Monday, December 01, 2014

Is the Hong Kong-Shanghai Connect a ghost train? - Sara Hsu

Sara Hsu
Sara Hsu
While it is too early to judge on the success or failure of the Hong Kong-Shanghai Connect between both stock exchanges, financial analyst Sara Hsu says the first signs are not living up to the initial hype, in The Diplomat. It is an important first step, she writes.

Sara Hsu:
Although the Connect program may not have been as wildly successful as had been anticipated, it is an important step in opening up the capital account and will likely experience more traffic as China’s stock market deepens and as Chinese investors become savvier. 
China’s stock market, though increasingly efficient, does not represent a sufficiently diverse range of companies, particularly in Shanghai. 
Approval of stock listings is tightly controlled, and small and medium enterprises, while listed in Shenzhen, are not well represented on the Shanghai exchange, which contains many state-owned enterprises. State-owned enterprises, while undergoing reforms, continue to be over-indebted and have faced declining profitability in recent years. According to HSBC, SOE’s average debt to asset ratio is 65 percent, above the generally acceptable range of 40-60 percent. 
As the stock market faces reforms, and as more profitable opportunities arise, it is only logical that the Connect program, particularly northbound activity, will experience a rise in popularity. Southbound activity will increase as mainland Chinese investors seek diversification, and also as mainland stock prices rise closer to levels seen on the Hong Kong exchange. Right now, Hong Kong stocks are not necessarily viewed as a good value. Mainland investors are highly restricted in international financial investment and have little experience in this area.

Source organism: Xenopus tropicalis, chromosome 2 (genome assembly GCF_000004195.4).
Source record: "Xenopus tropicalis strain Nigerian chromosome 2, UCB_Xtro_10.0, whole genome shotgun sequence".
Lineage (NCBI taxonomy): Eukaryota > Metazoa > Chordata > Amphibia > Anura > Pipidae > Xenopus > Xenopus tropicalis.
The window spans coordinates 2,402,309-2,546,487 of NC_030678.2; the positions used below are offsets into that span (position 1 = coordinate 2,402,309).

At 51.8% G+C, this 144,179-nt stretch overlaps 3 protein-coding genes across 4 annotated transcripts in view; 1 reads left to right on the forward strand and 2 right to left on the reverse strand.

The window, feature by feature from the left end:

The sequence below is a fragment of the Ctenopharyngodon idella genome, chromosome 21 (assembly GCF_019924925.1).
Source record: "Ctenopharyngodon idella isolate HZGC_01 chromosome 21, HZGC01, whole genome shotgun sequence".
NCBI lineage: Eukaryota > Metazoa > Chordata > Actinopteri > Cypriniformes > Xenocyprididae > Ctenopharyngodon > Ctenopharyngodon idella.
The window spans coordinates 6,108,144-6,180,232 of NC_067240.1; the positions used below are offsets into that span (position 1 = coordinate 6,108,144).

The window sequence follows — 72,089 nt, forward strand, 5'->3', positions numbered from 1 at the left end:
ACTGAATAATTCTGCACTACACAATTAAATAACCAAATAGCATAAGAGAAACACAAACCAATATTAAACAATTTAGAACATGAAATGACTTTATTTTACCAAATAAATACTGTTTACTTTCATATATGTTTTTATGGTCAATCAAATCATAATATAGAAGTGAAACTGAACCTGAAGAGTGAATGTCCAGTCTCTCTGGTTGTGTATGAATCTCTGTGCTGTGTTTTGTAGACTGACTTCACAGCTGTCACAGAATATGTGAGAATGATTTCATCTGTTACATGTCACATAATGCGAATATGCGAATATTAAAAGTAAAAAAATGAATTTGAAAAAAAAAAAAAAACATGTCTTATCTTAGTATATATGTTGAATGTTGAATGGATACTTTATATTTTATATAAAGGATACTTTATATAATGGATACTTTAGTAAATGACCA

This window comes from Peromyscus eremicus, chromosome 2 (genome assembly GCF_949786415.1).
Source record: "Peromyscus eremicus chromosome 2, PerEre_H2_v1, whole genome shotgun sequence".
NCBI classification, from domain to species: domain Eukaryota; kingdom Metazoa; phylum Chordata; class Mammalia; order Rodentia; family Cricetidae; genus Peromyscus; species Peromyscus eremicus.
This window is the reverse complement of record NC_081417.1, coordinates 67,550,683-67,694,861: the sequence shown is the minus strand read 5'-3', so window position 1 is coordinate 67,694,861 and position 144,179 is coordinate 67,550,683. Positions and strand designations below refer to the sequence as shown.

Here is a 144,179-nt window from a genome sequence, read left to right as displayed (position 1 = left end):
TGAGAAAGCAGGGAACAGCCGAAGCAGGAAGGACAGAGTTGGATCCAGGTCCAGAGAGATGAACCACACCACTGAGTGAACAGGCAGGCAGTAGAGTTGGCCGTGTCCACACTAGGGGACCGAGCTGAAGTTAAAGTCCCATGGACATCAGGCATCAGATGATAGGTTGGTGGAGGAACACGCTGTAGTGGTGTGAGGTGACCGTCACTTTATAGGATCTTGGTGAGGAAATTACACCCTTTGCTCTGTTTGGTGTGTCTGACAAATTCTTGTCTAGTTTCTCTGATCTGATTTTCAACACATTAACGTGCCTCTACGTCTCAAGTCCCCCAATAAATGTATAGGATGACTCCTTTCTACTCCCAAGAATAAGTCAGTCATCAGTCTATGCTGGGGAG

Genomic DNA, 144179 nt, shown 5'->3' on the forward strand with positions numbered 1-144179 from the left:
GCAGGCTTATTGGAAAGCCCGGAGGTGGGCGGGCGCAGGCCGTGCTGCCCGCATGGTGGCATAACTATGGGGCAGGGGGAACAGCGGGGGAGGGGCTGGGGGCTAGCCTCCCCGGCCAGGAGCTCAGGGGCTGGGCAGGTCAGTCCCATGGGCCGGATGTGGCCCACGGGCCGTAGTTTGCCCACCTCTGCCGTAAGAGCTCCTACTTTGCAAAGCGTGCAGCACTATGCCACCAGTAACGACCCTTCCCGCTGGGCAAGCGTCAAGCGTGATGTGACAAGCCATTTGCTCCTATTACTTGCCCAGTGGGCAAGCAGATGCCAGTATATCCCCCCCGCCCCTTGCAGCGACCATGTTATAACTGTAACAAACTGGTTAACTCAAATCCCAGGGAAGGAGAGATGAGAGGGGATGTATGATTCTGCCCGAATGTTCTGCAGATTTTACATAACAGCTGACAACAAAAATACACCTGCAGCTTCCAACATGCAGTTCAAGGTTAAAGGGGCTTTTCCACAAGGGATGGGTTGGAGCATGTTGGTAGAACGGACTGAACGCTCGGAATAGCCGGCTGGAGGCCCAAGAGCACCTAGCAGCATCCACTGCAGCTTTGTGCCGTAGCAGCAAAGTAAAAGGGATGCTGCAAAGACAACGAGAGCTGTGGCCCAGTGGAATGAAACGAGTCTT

So, sizzle or fizzle? It’s too early to say. Perhaps a slow burn as China’s financial economy deepens. If the financial reforms promised in the Third Plenum meeting last year are truly implemented, Connect may prove a valuable resource for Chinese, Hong Kong, and international investors alike.
More in the Diplomat.

Sara Hsu is a speaker at the China Speakers Bureau. Do you need her at your meeting or conference? Do get in touch or fill in our speakers´request form.

Are you interested in more financial experts at the China Speakers Bureau. Do check out this recent list.  
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